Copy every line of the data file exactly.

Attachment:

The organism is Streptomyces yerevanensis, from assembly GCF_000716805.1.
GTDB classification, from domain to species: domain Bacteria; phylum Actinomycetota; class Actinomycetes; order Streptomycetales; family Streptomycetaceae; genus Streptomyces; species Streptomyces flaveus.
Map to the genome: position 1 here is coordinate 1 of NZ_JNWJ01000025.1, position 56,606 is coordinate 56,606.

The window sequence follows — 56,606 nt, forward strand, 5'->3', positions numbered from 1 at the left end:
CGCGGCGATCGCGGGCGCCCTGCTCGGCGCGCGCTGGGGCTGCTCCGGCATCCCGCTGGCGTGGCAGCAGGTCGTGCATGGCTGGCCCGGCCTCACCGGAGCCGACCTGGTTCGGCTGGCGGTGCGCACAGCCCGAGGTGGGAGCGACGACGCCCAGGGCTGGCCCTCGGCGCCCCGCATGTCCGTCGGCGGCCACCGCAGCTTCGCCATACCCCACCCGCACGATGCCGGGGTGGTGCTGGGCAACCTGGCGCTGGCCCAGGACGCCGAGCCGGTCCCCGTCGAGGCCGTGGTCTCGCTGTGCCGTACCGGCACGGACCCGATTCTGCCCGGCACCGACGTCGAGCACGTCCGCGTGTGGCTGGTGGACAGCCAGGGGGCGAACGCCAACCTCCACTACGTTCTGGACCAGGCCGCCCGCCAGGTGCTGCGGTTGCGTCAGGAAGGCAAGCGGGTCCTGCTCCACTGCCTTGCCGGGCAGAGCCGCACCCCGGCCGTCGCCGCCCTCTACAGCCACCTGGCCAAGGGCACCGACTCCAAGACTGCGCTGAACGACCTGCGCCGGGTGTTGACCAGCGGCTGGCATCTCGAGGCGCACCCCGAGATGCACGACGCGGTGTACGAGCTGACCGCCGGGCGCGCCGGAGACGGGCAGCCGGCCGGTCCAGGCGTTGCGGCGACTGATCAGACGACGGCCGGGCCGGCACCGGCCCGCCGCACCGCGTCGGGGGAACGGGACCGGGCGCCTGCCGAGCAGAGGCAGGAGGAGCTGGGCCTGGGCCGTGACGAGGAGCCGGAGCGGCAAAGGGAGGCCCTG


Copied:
The organism is Streptomyces yerevanensis, from assembly GCF_000716805.1.
GTDB classification, from domain to species: domain Bacteria; phylum Actinomycetota; class Actinomycetes; order Streptomycetales; family Streptomycetaceae; genus Streptomyces; species Streptomyces flaveus.
Map to the genome: position 1 here is coordinate 1 of NZ_JNWJ01000025.1, position 56,606 is coordinate 56,606.

The window sequence follows — 56,606 nt, forward strand, 5'->3', positions numbered from 1 at the left end:
CGCGGCGATCGCGGGCGCCCTGCTCGGCGCGCGCTGGGGCTGCTCCGGCATCCCGCTGGCGTGGCAGCAGGTCGTGCATGGCTGGCCCGGCCTCACCGGAGCCGACCTGGTTCGGCTGGCGGTGCGCACAGCCCGAGGTGGGAGCGACGACGCCCAGGGCTGGCCCTCGGCGCCCCGCATGTCCGTCGGCGGCCACCGCAGCTTCGCCATACCCCACCCGCACGATGCCGGGGTGGTGCTGGGCAACCTGGCGCTGGCCCAGGACGCCGAGCCGGTCCCCGTCGAGGCCGTGGTCTCGCTGTGCCGTACCGGCACGGACCCGATTCTGCCCGGCACCGACGTCGAGCACGTCCGCGTGTGGCTGGTGGACAGCCAGGGGGCGAACGCCAACCTCCACTACGTTCTGGACCAGGCCGCCCGCCAGGTGCTGCGGTTGCGTCAGGAAGGCAAGCGGGTCCTGCTCCACTGCCTTGCCGGGCAGAGCCGCACCCCGGCCGTCGCCGCCCTCTACAGCCACCTGGCCAAGGGCACCGACTCCAAGACTGCGCTGAACGACCTGCGCCGGGTGTTGACCAGCGGCTGGCATCTCGAGGCGCACCCCGAGATGCACGACGCGGTGTACGAGCTGACCGCCGGGCGCGCCGGAGACGGGCAGCCGGCCGGTCCAGGCGTTGCGGCGACTGATCAGACGACGGCCGGGCCGGCACCGGCCCGCCGCACCGCGTCGGGGGAACGGGACCGGGCGCCTGCCGAGCAGAGGCAGGAGGAGCTGGGCCTGGGCCGTGACGAGGAGCCGGAGCGGCAAAGGGAGGCCCTG